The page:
iii. Use notes and/or a visual aid. If you’re delivering a eulogy or a wedding speech, a visual aid may be out of the picture. However, in many other scenarios, it will be a good option. Having a PowerPoint presentation or some other form of visual aid can go a long way in jogging your memory about what you’re supposed to say next. On the other hand, if you cannot use a visual aid, you should either write your speech out in full or jot down a notes on either a piece of paper or some notecards. If worse comes to worst, and you lose your place, you can scan the speech quickly and figure out where you’resupposed to be. This will be much better than stuttering, blushing, apologizing, and looking confused to the audience.
iv. Visualize everything in your head before you deliver the speech. Studies have shown that people who prepare for events ahead of time by visualizing the possible outcomes and how they will respond to them often do much better when the event arises. This is definitely true for public speaking. Envision how things might go well and how they might go poorly. Picture yourself responding to each scenario, so that you are prepared for anything.
To summarize—remaining calm is important. And the best way to do that is to be so prepared that the event truly does not seem like a big deal. You’ll know yourlines, and if something goes wrong, you’ll know how to cope with that, too. Being prepared is the easiest way to ensure that things go well and you don’t lose your cool.
Deviate from the Notes if Needed, But Not Too Far
Another important thing to keep in mind is that you should deviate from your notes or written speech if you have to. It may seem like a bad idea at first, but if the situation calls for it, skip a slide, change to a new topic, or jump ahead. Flexibility may be difficult to come by if you haven’t spoke in public multiple times, but if you allow for it, it can definitely improve your speech. With that said, you should definitely try to keep the deviations small and infrequent. For instance, skipping ahead to make sure you complete the presentation in time is good. But allowing a single question to derail your presentation for upwards of 10 to 15 minutes is a bad idea. Use your judgment when deciding which deviations are good and are likely to contribute positively to the speech; and which ones are going to be a time-sink with little reward.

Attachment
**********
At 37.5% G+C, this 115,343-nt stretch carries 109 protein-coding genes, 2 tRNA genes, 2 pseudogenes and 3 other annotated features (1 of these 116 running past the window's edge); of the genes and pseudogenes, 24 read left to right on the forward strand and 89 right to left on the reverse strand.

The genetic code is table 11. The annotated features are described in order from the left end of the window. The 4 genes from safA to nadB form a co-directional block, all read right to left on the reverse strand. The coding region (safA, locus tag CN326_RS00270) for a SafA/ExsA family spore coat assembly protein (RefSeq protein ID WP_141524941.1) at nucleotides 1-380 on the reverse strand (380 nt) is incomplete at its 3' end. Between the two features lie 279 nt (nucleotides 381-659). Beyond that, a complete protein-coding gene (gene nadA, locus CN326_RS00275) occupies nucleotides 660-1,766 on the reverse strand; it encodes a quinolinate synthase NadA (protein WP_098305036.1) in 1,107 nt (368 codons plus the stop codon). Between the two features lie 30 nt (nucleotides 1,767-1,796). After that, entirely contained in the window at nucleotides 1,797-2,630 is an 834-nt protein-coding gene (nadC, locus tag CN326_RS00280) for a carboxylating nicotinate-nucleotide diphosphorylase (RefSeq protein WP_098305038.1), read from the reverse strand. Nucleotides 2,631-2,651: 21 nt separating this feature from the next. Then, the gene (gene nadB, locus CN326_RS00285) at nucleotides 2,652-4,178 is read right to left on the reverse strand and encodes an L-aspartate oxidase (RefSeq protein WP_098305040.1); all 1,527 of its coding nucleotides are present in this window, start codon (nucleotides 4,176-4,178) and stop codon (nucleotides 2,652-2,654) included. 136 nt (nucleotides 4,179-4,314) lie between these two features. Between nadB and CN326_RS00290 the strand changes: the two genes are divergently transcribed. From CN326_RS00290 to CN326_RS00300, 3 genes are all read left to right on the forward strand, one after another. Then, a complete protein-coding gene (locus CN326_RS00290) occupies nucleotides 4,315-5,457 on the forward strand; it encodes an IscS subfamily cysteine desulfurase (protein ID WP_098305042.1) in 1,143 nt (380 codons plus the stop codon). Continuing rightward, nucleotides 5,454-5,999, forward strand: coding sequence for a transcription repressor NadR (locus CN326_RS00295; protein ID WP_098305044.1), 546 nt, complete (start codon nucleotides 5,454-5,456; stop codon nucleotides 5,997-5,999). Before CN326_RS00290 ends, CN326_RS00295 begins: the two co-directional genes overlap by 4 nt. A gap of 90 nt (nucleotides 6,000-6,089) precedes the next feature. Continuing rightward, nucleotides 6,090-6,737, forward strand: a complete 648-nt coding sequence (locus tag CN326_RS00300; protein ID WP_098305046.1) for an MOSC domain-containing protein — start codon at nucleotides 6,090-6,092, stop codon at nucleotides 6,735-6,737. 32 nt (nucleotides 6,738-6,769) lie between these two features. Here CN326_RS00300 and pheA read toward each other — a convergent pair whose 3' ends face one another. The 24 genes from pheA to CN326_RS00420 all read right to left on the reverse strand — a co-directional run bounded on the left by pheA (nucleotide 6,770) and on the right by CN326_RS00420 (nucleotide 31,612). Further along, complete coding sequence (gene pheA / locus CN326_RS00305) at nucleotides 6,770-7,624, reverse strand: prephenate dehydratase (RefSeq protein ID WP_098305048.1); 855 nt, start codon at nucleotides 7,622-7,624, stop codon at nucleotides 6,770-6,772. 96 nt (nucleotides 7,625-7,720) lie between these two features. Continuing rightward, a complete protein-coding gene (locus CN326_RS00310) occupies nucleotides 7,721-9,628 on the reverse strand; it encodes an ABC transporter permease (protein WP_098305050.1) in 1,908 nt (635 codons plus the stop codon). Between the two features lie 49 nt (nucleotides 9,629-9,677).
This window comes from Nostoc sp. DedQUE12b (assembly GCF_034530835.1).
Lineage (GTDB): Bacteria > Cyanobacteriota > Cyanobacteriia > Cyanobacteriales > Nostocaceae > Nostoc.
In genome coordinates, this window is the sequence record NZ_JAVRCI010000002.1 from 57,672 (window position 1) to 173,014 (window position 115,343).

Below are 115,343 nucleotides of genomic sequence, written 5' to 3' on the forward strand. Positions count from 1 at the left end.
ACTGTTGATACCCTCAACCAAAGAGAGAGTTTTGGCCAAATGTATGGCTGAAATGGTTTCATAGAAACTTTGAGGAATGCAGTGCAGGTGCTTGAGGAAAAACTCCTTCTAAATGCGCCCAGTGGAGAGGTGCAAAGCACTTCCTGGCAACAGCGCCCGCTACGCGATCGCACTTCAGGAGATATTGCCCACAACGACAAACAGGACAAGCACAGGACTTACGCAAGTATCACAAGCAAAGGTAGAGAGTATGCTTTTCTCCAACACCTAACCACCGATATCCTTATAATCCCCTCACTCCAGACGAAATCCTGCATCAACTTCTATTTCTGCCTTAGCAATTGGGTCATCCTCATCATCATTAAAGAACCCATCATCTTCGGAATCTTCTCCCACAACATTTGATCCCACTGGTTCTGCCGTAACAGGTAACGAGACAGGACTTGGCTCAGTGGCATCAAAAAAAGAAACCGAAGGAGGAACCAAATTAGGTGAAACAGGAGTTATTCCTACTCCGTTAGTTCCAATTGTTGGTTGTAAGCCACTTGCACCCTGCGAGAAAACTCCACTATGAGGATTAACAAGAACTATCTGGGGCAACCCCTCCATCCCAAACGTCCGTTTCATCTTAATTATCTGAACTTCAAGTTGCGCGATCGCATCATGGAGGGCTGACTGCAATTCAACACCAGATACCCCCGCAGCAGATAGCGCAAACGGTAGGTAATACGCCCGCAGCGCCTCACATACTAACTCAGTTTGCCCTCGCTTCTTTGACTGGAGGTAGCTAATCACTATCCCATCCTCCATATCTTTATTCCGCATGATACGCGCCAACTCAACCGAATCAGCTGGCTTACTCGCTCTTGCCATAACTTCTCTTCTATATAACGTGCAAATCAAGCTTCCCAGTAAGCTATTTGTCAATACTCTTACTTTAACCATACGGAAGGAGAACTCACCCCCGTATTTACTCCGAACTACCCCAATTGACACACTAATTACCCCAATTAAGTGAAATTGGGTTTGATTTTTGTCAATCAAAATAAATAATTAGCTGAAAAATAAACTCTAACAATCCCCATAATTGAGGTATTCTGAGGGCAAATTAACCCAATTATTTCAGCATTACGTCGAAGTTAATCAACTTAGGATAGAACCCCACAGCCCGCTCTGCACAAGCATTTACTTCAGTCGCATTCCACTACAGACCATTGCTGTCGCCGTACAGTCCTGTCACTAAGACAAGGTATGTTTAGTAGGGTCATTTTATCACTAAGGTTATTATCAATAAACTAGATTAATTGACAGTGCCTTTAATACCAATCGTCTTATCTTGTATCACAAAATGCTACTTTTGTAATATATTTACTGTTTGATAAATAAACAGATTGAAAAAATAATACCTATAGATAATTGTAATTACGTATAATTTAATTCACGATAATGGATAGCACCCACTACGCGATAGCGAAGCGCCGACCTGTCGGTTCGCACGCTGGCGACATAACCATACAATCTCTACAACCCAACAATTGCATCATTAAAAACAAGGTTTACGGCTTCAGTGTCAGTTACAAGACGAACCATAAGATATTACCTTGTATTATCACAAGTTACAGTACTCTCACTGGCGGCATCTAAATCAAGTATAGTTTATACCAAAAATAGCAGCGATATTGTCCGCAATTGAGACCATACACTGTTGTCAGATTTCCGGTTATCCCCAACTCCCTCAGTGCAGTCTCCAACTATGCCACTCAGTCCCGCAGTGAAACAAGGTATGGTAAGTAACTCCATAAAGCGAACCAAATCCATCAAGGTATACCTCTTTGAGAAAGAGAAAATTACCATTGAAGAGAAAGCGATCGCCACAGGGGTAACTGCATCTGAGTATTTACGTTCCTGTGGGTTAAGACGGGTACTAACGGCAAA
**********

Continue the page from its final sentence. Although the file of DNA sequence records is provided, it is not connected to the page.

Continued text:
Don’t Get Intimidated by Questions
If you’re giving a speech to coworkers, to your boss, to a seminar audience, or to an academic audience, you will probably have to field questions—and many of them. Some may seem mean-spirited, difficult, or designed to make you look bad and discredit everything you’ve said. And that is only to be expected. So expect this in advance. Expect the questions to be tough and tricky. And take them in stride. Listen to the audience member carefully, make sure you understand the question correctly, and then respond without losing your cool. If you have to, you can always say that you didn’t understand the question (and, thus, need the audience member to repeat it) or you can tell the audience member that you disagree, but will talk to her more about it later. Whatever you do, don’t lose your cool. You will always look better to the vast majority of the audience if you don’t get into petty struggles with individual members of the audience. You will also look better if you don’t appear visibly frazzled or insulted by a question. So try to maintain your composure—and then either answer the question or deflect it cleverly.
Source of Information : Public Speaking Exposed